James Forten Discovery Cart
James Forten was a Black entrepreneur, veteran, and abolitionist who was born to free parents in 1766 in Philadelphia. When he was a boy, he served on several privateer ships during the Revolutionary War. Forten sought public recognition of his political rights as a citizen and hoped military service would help gain him that recognition.
Forten was captured by the British and was imprisoned for several months on a British ship. He was freed in 1782 and returned to Philadelphia, where he would go on to become a wealthy sailmaker and a leader in the city’s abolition movement. He was a founding member of the Free African Society, established in 1787 under the leadership of Richard Allen and Absalom Jones. His wife, Charlotte Vandine Forten, and his daughters, Harriet, Sarah, and Margaretta were prominent supporters of abolition and Black suffrage. Together they founded the Philadelphia Female Anti-Slavery Society, the first integrated women's abolitionist organization. Sarah is featured in the Museum’s virtual exhibit, When Women Lost the Vote: A Revolutionary Story, 1776-1807.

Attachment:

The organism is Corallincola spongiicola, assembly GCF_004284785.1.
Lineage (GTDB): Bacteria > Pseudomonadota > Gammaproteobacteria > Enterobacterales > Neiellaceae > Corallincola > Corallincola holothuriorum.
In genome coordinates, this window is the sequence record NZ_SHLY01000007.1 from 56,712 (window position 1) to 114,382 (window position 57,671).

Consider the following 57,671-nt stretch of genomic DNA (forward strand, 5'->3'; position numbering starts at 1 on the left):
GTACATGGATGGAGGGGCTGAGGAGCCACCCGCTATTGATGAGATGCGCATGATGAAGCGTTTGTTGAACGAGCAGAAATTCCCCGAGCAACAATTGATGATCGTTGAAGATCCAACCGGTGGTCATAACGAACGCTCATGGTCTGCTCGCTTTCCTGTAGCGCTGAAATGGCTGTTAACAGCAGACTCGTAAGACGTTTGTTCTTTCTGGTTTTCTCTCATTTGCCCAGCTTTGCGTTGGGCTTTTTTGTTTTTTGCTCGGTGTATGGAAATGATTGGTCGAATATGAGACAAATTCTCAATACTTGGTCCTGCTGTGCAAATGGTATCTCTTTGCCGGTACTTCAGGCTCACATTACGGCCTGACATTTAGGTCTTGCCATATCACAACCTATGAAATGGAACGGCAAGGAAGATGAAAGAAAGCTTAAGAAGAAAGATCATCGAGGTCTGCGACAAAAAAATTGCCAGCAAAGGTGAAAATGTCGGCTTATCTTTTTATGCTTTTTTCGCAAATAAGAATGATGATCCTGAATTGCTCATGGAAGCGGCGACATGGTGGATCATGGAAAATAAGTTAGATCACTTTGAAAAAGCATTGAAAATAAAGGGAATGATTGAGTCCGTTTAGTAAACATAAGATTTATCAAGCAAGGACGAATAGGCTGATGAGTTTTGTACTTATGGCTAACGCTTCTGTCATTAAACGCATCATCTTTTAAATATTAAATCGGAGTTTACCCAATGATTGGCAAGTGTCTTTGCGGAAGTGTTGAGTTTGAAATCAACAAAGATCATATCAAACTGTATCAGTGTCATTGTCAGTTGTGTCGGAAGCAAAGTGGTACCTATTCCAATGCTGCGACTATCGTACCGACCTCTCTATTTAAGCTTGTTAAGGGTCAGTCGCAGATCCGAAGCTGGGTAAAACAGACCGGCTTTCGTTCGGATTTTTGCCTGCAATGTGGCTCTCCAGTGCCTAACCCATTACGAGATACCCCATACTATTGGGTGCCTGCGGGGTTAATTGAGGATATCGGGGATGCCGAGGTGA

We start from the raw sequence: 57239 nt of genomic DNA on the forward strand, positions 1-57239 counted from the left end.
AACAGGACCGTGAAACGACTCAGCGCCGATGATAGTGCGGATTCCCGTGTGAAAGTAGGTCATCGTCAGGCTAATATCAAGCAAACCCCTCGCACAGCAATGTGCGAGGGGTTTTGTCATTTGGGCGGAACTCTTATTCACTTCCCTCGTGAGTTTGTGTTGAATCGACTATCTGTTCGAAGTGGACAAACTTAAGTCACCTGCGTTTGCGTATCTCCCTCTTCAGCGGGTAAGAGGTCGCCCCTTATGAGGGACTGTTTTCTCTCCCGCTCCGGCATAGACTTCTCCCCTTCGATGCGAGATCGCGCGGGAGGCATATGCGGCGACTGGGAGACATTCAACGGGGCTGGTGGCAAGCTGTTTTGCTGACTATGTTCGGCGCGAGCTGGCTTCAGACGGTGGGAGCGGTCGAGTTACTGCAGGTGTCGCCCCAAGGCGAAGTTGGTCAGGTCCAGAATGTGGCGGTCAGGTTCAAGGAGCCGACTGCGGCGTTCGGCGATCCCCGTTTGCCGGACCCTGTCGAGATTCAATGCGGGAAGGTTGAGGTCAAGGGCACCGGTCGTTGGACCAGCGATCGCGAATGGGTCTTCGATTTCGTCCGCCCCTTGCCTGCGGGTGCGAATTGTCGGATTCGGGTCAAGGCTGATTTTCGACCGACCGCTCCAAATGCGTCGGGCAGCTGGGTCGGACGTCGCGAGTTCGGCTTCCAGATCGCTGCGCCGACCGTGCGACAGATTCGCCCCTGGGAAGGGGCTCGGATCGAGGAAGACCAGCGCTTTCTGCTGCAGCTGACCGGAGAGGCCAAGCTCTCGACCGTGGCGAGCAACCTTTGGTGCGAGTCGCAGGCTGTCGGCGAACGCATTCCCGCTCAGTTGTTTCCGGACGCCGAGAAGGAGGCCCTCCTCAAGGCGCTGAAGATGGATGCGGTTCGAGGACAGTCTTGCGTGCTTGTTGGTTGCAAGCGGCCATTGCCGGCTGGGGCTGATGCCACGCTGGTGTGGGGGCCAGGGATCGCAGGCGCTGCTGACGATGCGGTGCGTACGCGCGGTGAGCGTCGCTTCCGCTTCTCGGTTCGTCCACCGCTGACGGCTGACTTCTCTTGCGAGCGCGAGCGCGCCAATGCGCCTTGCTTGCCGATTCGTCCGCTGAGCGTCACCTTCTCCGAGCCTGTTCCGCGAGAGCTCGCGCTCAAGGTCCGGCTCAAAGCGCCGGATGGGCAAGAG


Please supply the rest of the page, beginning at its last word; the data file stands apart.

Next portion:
At this digital discovery cart, view replica objects from Forten’s time as a teenager at sea to learn more about his life.
Sailor's Jacket and Hat
This example of a jacket and a hat shows what a sailor like Forten may have worn during the Revolutionary era.
Belaying Rope and Pin
This example of a late 1700s belaying rope and pin, which is used to rig a sailing vessel, was reproduced by our friends at Independence Seaport Museum.
Bowl and Spoon
The bowl and spoon above were reproduced based off bowls and spoons recovered from the wreck of the 1779 American privateer Defence.
Sketchbook and Common Sense
Did You Know: The Museum has in its collection a June 1776 copy of Thomas Paine's Common Sense that was printed in London by printer John Almon and bundled with Loyalist James Chalmers' rebuke, Plain Truth.
BONUS – James Forten House Historical Marker
This historical marker stands at the site of James Forten's home in what's now known as the Society Hill neighborhood of Philadelphia on Lombard Street between 3rd Street and 4th Street, just a few short blocks from the Museum.